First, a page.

A storm dropped a mix of rain and snow on parts of New England with some locations recording more than a half-foot (15 centimeters) of snowfall on Monday, knocking out power for tens of thousands of people and causing slick roads that contributed to a fiery propane truck crash in Vermont.
Evacuations were ordered in two communities, including at a pair of schools, in Vermont after the propane tanker went off the Vermont Route 14 bridge over the Black River in Irasburg and caught fire, state police said.
Emergency workers created a 1-mile (1.6-kilometer) perimeter around the crash site in the event of an explosion, but drone video revealed a puncture in the 10,000-gallon (38-kiloliter) tank that reduced the possibility of a catastrophic blast. Instead, firefighters were letting the blaze burn itself out. A warming center was created for evacuees.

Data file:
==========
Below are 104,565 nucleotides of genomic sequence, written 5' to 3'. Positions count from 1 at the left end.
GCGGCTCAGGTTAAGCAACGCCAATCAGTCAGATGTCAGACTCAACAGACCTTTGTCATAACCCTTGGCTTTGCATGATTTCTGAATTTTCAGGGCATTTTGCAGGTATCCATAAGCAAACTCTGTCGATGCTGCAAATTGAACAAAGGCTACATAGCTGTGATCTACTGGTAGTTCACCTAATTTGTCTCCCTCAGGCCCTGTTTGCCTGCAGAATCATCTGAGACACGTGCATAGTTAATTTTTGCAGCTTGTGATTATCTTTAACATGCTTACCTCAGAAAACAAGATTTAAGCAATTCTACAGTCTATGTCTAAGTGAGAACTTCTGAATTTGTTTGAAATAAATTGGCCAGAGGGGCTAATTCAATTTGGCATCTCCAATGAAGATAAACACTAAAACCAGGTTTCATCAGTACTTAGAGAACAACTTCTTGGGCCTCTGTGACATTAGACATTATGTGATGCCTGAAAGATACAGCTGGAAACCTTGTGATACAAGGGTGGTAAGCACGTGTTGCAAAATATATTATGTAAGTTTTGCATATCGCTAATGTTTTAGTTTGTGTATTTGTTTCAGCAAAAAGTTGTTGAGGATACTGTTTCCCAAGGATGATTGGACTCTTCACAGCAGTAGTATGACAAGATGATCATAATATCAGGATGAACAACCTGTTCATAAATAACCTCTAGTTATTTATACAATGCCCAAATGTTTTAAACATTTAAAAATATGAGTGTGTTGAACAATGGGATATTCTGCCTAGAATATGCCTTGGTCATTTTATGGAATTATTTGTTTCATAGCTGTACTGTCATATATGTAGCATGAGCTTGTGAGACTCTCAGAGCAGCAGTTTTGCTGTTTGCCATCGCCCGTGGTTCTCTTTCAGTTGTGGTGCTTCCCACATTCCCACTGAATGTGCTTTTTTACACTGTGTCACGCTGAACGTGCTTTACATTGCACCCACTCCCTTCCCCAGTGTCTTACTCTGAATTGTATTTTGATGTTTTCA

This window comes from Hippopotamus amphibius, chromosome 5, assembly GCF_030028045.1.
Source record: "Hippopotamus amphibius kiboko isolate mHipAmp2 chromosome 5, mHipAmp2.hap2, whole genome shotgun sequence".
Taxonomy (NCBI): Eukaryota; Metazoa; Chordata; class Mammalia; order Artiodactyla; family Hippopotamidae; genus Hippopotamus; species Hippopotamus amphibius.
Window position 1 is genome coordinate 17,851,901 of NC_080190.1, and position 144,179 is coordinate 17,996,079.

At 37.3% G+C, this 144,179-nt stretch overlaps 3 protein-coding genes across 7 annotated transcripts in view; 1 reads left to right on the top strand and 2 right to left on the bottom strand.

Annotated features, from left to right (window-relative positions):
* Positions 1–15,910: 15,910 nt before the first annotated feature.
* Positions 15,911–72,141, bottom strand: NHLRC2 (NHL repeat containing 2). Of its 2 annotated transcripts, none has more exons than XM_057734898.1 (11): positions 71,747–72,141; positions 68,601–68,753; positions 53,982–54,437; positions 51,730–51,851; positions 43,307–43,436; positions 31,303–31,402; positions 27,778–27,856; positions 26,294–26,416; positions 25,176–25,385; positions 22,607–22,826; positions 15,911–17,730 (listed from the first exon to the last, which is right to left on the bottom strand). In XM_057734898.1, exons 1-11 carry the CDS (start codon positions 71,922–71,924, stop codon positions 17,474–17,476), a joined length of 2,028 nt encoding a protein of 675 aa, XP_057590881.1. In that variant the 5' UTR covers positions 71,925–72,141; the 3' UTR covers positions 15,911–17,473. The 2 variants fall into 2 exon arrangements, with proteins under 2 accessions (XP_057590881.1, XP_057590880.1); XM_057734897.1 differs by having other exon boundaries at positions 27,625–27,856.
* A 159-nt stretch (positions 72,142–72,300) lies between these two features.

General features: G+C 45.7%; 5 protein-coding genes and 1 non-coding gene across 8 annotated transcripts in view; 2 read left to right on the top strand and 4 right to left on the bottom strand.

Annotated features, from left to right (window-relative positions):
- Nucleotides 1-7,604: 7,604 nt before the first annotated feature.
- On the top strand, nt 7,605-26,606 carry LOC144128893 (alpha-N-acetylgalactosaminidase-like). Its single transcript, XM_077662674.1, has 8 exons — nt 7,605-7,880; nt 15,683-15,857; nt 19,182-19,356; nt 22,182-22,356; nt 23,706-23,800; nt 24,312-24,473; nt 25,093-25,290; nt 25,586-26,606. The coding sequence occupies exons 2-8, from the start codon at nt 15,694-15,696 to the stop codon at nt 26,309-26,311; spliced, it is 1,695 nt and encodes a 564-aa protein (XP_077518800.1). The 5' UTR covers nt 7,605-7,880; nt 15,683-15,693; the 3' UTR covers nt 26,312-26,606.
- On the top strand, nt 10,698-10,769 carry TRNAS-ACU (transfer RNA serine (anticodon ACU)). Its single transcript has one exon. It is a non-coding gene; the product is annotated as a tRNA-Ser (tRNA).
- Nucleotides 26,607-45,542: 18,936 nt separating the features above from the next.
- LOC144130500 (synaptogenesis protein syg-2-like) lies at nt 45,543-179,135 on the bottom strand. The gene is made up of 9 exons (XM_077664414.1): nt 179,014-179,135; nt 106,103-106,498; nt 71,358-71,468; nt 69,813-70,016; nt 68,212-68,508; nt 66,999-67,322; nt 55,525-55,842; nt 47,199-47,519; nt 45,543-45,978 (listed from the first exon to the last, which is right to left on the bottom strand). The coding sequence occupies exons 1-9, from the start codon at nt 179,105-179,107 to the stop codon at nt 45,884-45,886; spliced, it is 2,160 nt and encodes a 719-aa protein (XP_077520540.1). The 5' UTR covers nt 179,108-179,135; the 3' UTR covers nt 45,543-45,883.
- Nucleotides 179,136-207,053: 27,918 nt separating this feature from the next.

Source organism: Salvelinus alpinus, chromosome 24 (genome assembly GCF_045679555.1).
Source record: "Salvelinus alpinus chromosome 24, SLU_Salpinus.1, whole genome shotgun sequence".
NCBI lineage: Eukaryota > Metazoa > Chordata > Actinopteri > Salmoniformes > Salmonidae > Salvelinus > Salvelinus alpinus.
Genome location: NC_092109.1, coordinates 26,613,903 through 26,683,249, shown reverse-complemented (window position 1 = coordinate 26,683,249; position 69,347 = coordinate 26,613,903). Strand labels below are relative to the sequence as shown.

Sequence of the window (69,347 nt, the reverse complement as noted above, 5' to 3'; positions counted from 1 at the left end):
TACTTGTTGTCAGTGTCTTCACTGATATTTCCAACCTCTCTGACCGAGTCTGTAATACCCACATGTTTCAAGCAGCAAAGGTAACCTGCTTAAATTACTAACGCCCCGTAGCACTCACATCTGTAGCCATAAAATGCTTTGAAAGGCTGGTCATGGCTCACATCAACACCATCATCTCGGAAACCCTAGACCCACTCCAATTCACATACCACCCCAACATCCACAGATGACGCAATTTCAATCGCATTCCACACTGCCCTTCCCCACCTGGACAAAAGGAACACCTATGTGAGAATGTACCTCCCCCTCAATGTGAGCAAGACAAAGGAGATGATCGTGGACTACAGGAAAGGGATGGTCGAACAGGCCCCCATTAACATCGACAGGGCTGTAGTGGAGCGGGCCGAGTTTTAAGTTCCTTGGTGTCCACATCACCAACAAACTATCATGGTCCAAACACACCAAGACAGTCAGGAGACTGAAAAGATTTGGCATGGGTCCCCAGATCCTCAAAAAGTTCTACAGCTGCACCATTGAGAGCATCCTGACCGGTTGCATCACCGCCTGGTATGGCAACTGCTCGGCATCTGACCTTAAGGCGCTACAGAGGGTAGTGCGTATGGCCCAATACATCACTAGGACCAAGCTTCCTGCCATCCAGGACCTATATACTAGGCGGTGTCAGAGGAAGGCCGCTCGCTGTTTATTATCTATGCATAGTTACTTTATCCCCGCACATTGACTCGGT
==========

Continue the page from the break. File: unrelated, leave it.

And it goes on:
At the peak, more than 25,000 homes and businesses in Maine and more than 11,000 in Vermont were without electricity as trees and branches laden with heavy, wet snow fell on power lines, officials said. The temperatures were hovering close to freezing across much of northern New England on Monday.
The National Weather Service declared the first winter storm warning of the season for New Hampshire and western Maine. Northernmost Vermont was also under a winter storm warning on Monday. Far northern Maine, also under a warning, already saw heavy snow before Thanksgiving.
Some mountainous areas of western Maine and New Hampshire could see over a foot of snow. Vermont was expected to get closer to 8 inches (20 centimeters) of snow.
The snow made for a messy, slushy commute in many parts of the region. Many communities in northern New England had school delays and closures for the day.